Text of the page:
Captain Kirk’s Weekly Comic Review – 06082016

I try looking for the common threads in comics that I select for review. Sometimes it’s obvious but occasionally it’s a tough one to figure out. However, there’s always some subliminal element that I pick up on that determines my list.

Life’s like that. The commonalities in life are always present but usually we get too caught up in the routines of our daily lives to stop and look for them. Which is one of the reasons why I like my weekly reviews. It forces me to pause and reflect – and reflection is a way in which we learn. I tell my students that and sometimes they believe me.

The list this week has an obvious topical relationship. Look at all the Rebirth titles from DC. That alone should identify the dominant theme. Rebirth is renewal, and there are a lot of issues this week that explore classic ideas or characters.

Image Comics

The Fix #3


What do you do when you are unsatisfied with your present situation? Well, you redefine your values and sure enough, that’s the theme in Image Comics The Fix. Nick Spencer and Steve Lieber are not only providing us with laughs over this darkly humorous book about dirty cops climbing the social ladder in Hollywood, but they’re also laughing themselves about the fact that Issues #1 and #2 have gone into reprint status.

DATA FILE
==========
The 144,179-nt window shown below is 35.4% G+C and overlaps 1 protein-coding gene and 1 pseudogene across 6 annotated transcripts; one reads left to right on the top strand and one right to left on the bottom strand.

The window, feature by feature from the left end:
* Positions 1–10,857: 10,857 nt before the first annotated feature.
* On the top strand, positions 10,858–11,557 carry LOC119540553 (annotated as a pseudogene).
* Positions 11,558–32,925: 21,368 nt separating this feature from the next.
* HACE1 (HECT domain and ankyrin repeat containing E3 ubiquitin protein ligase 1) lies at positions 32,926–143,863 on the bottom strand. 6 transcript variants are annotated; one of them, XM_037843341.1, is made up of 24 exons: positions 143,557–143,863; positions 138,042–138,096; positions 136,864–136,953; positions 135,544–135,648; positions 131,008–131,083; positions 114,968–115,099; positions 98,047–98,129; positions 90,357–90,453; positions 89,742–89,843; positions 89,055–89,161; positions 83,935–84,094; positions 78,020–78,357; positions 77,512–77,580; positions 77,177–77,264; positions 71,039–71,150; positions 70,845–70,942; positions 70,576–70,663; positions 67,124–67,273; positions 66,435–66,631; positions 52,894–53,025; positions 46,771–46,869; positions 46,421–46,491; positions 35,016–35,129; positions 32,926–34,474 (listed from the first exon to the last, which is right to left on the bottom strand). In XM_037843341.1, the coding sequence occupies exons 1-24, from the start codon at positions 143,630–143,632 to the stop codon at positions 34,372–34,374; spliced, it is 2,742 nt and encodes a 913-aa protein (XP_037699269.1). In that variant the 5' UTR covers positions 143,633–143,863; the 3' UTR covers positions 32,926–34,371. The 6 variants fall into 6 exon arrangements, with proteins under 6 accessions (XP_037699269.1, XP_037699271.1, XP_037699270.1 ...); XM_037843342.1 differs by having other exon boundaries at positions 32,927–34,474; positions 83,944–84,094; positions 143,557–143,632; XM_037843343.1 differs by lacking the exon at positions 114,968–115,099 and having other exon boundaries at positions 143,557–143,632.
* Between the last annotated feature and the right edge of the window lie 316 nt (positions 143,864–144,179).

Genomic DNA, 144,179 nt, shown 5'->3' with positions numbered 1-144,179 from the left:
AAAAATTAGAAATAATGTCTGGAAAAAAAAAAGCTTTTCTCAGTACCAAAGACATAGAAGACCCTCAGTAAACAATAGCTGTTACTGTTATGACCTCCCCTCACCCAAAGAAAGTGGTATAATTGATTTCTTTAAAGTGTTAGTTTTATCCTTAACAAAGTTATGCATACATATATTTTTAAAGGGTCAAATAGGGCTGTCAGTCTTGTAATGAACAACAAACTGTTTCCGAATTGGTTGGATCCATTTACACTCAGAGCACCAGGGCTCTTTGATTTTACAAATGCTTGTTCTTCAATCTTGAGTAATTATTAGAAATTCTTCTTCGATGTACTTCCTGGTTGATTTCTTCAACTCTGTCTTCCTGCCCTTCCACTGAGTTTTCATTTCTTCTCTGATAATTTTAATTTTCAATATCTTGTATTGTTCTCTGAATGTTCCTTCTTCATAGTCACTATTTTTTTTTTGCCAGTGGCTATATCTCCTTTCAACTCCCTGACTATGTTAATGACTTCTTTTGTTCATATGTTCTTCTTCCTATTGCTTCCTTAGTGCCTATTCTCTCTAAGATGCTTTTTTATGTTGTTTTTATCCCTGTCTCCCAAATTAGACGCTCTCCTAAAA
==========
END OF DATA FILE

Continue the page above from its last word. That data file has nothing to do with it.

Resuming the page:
It’s the situational comedy that really reaches out and grabs you. Put our hapless anti-hero, Roy, in a situation that he can spin and twist for his own personal gain and you have yourself an instant hit comedy. It’s definitely worth a read at least to see how Roy can screw over his colleagues and improves his own level of material gain as he is constantly on the prowl for a quick … fix.

Oh … see what I did there?

Of course, when your direct supervising officer at the Police station is the criminal mastermind you work for, it becomes a little more difficult to separate work from … well, more lucrative work.

Injection #10


This is an issue that signals the oncoming of a new age for this book. Warren Ellis has crafted a unique fusion of the supernatural and the internet that must involve a tremendous amount of foresight. This is a harbinger of the stories to come in that we have tested the mettle of these characters, learned their abilities and limitations. The last ten issues of this story have been a very long set-up for the real challenges that lie ahead.

Injection will return at the end of the year, sad to say. However, I’m sure that will provide enough time for the hardcover to come out and give latecomers a chance to read the stories back to back to this point.